This video explores the second of two topics related to the first quadrant of the additive manufacturing framework: tooling. It defines tooling and then provides an overview of five areas in which additive manufacturing is seen to provide benefits. Then examine several AM applications in tooling and conclude with a summary of application attributes that make AM a particularly good avenue for value delivery.
- Hi there, in this segment, we're going to continue our exploration of additive manufacturing framework, remaining in quadrant one, stasis, and exploring that path; in this case, looking at tooling, the second of the two major application areas that we're exploring for the stasis quadrant. Now, before we begin, I want to remind us of what path one is about, and then we'll delve into tooling, look at some applications, then look at some examples. So, let's remember, along path one, companies will not seek radical alterations in either supply chains or in products, but they may retain interest in exploring additive manufacturing technologies to improve value delivery for current products within existing supply chains.
The idea here is that even if we're not undergoing radical alterations to either supply chain or product, we could still find value. Now, before we begin, let's define tooling itself because some people aren't really familiar with that we're talking about when we use those words. So, for our purposes, we're going to define tooling as physical components used to enable the manufacture of end-use products or prototypes. So, think about the cost curve figure that we looked at in an earlier segment. We looked at the traditional and the additive manufacturing cost curves, and if you remember, what I talked about was the high initial fixed cost of some traditional manufacturing processes.
That has to do with the tooling. Those are the molds, the guides, the fixtures that I need in order to produce that first unit. So, even if I only produce one, I've still got to invest all that money. And if we think about additive manufacturing, one of the big benefits was that flat initial cost curve, in some cases, because I could eliminate tooling. So, as we think about tooling, it's what's enabling those first units of production, or in fact, all the units of production. There's three ways we want to look at it: Molds, which are hollowed-out forms that give shape to an object, think about molding plastic or molding metal, where I'm pouring a molten material into an enclosed space and waiting for it to cool; I've got fixtures, which are devices that hold objects in place during assembly operation; and I've got gauges, which are devices that are used to measure the dimensionality of other objects.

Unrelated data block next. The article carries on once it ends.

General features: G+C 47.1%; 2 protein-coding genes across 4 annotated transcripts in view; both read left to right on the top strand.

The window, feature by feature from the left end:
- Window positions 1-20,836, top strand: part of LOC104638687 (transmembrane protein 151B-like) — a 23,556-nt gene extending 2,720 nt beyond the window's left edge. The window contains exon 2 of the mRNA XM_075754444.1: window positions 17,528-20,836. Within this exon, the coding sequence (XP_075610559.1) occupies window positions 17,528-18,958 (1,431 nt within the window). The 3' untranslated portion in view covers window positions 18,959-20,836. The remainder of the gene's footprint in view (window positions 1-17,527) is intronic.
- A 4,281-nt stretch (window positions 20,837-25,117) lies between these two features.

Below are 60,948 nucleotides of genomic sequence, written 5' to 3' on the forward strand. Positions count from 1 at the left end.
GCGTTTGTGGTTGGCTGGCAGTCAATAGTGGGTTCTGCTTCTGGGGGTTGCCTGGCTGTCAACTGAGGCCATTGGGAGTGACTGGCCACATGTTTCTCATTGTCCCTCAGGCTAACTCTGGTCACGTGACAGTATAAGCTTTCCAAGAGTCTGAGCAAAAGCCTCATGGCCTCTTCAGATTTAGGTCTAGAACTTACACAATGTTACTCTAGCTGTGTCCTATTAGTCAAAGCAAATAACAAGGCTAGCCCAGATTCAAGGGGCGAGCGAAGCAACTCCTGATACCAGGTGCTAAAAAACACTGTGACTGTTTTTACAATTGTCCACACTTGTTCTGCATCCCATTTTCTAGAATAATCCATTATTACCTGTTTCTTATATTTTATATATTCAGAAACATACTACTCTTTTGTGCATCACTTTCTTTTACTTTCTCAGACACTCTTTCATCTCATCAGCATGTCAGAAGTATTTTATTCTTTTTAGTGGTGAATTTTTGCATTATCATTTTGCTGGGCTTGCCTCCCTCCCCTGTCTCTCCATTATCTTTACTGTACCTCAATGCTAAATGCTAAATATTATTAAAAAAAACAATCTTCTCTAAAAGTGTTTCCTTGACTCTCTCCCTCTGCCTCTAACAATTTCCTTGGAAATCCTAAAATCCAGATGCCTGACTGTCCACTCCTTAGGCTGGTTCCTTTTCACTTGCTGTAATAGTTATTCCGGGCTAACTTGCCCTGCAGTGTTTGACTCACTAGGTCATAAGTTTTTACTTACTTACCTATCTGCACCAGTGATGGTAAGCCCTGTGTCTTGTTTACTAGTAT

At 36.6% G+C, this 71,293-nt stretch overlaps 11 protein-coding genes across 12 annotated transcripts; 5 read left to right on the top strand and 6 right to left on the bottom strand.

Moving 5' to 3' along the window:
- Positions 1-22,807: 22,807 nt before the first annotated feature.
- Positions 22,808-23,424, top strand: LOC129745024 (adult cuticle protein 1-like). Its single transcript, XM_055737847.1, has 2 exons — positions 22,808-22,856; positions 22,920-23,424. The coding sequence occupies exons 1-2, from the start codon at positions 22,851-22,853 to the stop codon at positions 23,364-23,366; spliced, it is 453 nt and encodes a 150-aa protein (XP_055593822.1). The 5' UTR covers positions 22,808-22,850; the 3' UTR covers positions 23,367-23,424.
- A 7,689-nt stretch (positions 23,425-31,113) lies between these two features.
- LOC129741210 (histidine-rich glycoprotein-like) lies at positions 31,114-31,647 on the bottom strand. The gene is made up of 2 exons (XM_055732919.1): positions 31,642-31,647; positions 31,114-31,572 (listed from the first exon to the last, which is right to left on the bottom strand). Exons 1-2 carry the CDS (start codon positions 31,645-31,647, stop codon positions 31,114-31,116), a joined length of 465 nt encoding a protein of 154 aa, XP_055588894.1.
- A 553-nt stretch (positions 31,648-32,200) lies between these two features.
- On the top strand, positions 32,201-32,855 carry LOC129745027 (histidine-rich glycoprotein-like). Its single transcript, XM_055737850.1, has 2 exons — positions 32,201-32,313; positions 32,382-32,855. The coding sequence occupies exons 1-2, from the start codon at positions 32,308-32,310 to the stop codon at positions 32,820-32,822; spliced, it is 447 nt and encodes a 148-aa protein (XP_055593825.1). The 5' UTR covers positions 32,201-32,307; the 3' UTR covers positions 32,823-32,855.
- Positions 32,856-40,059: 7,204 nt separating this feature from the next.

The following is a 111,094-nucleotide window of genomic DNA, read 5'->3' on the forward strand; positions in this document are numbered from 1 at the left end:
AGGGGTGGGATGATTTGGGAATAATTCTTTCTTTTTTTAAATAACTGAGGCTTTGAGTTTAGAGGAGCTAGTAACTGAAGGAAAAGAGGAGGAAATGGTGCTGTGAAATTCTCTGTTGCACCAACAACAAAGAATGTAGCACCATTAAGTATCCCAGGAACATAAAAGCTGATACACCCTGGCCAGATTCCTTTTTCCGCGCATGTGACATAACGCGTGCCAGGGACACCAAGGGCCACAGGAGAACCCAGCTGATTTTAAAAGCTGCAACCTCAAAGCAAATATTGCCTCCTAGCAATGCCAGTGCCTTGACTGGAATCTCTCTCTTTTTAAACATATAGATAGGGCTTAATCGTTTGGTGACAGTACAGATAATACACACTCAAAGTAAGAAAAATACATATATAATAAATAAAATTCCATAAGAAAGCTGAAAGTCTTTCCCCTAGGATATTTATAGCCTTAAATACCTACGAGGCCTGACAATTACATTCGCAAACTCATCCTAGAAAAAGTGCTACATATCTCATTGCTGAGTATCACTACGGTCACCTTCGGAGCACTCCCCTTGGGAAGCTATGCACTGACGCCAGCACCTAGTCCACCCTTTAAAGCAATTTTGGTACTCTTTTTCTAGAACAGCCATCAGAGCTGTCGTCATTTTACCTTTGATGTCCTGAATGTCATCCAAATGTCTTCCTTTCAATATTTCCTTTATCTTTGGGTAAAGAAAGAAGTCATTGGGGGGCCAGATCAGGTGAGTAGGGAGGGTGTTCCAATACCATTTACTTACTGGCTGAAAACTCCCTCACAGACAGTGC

Now, tooling and additive manufacturing are used in each of these cases in big ways, right? In fact, tooling is one of the major application areas for additive manufacturing, as we mentioned previously. Some estimates put investments in tooling for additive manufacturing at over a billion dollars in 2013. Tooling design and production is expensive and can be time consuming; and therefore, people may not want to invest in it over and over again to make small adjustments. Perhaps additive manufacturing can help there, as well. So, when we think about the benefits of additive manufacturing for tooling, there are five big benefits that we want to think about.
Number one, elimination. I'm going to pause here and explain this before we talk about anything else. Let's go back to thinking about that figure that we looked at with the cost curves. Remember how flat that additive manufacturing cost curve is? That's because, in many cases, not only does additive manufacturing help with tooling, it eliminates tooling. Think of technologies, like SLS, selective laser sintering, or material binding, where we actually have a powder bed process in which the part is supported by unsintered or unbound powders; and therefore, we don't need things like molds or supports in place because the process itself takes care of it, thereby eliminating tooling entirely and saving us all that costs.
Now, other main areas in which we can add value using additive manufacturing and tooling, well, there's four ways: time, cost, reproducibility, and flexibility. And I'd like to take a look at each of those. Let's take cost and time first. We could have a situation in which we're required to outsource the production of the tooling itself using traditional methods, say, because we don't have that technology in-house. But with additive manufacturing, maybe we can bring it in-house and produce on demand when we need to. The ability to direct print the fully assembled piece of tooling means that I could potentially reduce labor and potentially material costs.
The fact that I can reduce the amount of machining involved also means that I can reduce labor and potentially accelerate lead times; that is, get the product here quicker. In fact, Stratasys, one of the major providers of additive manufacturing equipment has estimated that using AM, you can reduce tooling costs in some applications by between 50% and 95% and accelerate lead times by between 30% and 80%. So, there's some substantial opportunities out there if we only take the time to explore how to achieve them.